Holding tight

Hey hope everyone is doing great.

So lately I’m trying to do more small and intimate scenes, i enjoy the reward of finding a composition on such small areas.

Not having a lot of opportunity’s but this was my last try. Walking around in the woods this vines (??) caught my attention, I liked the contrast they have against the oxidated trunk.

What technical feedback would you like if any?

Any as allways

What artistic feedback would you like if any?

Any, mainly does the composition work for you guys?

Pertinent technical details or techniques:

(If this is a composite, etc. please be honest with your techniques to help others learn)

Single exposure, post to dodge the yellows to add a bit morecolour and brightness.
Split tonning to cool the darks a bit.

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These smaller scenes are indeed very satisfying to see. In the original, I would only recommend burning the brighter part of the vine towards the UL corner and also cloning out the more exposed part of the trunk on the LL corner, but as I was playing with this on PS a little, I am wondering about a simpler composition… not necessarily better, just a different one I think.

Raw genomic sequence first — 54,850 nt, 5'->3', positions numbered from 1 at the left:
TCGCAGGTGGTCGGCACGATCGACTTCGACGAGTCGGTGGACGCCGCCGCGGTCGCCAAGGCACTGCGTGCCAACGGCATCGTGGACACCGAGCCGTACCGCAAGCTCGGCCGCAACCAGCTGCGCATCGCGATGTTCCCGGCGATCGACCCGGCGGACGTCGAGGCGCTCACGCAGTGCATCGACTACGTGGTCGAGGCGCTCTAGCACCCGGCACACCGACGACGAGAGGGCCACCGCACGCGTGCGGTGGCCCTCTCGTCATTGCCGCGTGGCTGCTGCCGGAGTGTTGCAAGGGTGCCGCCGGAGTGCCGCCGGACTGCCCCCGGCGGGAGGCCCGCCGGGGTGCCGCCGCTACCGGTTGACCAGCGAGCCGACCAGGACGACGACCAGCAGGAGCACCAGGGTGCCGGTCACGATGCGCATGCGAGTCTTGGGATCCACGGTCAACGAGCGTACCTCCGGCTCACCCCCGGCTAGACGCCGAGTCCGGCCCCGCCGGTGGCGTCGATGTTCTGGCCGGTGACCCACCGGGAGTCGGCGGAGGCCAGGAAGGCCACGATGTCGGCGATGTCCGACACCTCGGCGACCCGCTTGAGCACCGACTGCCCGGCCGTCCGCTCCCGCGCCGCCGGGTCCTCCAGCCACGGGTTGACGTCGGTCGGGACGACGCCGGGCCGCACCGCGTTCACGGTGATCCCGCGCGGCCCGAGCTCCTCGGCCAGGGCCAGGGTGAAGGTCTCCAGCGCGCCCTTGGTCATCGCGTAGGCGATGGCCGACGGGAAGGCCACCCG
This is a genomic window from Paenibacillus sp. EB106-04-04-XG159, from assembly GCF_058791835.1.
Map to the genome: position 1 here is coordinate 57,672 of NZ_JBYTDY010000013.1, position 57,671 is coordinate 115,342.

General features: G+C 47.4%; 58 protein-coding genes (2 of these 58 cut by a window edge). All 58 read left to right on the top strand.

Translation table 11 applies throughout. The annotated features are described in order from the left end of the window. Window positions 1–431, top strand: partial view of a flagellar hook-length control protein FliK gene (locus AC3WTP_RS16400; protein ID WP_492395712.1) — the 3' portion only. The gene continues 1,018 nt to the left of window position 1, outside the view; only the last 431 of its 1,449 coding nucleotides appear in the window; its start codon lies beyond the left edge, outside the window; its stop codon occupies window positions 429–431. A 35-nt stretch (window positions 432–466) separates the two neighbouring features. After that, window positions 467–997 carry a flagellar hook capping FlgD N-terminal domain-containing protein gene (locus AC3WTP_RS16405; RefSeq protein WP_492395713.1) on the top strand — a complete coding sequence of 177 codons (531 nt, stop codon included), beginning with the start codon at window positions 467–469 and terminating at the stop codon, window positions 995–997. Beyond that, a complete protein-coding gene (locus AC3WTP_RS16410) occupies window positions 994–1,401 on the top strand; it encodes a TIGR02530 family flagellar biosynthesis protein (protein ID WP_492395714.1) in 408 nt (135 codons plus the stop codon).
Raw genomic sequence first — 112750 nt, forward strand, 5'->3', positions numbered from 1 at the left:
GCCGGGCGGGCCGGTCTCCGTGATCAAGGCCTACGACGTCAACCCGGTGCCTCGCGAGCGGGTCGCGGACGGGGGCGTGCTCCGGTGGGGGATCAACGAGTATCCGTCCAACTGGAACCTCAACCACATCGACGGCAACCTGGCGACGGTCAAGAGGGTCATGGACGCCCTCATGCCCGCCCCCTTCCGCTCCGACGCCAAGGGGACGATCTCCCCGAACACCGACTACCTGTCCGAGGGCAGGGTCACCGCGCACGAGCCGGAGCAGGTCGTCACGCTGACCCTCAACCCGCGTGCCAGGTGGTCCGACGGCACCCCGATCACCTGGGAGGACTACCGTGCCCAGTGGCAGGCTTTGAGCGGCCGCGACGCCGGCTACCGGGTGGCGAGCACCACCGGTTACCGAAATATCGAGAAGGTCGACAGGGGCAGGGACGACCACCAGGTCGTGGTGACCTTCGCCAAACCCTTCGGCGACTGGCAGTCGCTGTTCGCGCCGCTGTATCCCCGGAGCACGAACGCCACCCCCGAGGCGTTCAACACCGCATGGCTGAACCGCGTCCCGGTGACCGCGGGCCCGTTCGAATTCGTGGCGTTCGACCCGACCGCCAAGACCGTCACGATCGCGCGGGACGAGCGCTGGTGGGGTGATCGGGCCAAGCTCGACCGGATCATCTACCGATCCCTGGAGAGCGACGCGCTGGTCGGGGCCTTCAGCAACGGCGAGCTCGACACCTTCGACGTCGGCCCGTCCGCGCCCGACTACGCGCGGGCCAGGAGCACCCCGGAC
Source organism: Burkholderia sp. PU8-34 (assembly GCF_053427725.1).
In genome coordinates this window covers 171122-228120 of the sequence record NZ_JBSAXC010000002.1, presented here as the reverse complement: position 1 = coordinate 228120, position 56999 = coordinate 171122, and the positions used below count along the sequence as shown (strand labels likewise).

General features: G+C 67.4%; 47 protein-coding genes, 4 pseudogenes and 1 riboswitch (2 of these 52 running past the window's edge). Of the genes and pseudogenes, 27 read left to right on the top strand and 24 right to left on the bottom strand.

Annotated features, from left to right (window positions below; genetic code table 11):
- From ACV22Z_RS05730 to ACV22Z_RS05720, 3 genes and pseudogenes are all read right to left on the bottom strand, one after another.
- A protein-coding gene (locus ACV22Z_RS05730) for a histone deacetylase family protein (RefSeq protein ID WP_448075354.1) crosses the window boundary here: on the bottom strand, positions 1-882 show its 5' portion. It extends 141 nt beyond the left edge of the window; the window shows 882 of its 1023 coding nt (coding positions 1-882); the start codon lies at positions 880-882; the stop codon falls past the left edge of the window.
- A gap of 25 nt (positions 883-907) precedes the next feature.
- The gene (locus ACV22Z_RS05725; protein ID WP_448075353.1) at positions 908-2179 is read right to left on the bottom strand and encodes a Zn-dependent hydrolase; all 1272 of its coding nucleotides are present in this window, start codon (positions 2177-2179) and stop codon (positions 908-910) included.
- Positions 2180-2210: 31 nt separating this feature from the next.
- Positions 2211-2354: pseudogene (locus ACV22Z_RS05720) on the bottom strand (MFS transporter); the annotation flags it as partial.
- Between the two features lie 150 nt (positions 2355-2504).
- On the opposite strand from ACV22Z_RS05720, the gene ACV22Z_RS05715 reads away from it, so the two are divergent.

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Thank you for the feedback @Adhika_Lie.

I can reduce the dodging on the ULC not to get to exposed as it is.
The LLC can be cloned indeed, I desaturated that part a bit to lower the attention on that area but still it looks it’s not enough.
I really like the crop you did. Ill have to rethink it too.

Thanks again,

Nice abstract, but I think @Adhika_Lie 's changes raise the image a notch. Good eye and good stuff.

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Keep it up @João_Ferrão, this image is a great example of making something out of seemingly nothing. The yellow vine on the black bark creates a very graphic and dramatic look. I also think the rework by @Adhika_Lie takes this image up another notch.

Obviously the rework benefits from the simplification of “less is more”. Visually the diagonal line of the vine seems stronger when there is only one of them. But another thing about Adhika’s rework really struck me as a very effective, and that is how the lines of the vine intersect with the frame edges. In the original post, the vine leaves the frame directly in the UL corner, and lines that lead to corners usually don’t work well for me. And instead, Adhika’s crop has three lines that intersect with the top edge , and as a result they create two interesting triangle shapes (partially created by the frame edge itself).

Little things like this make a big difference, although they can be hard to see in the field while shooting . These triangles form V-shapes that repeat the other V’s coming off the vine below. The way Adhika cropped this rework makes the repetition of V-shapes much more pronounced.

Thanks you @Ed_McGuirk and @Harley_Goldman.

The main crop was done having the objective of including those two “parallel” vines but I now also agree the upper one add to few to the image.

Indeed @Adhika_Lie crop creates a new image with a lot more visual impact, I’ll have to do a little rework “stealing” is vision ahah ;).

Thank you all guys. Cheers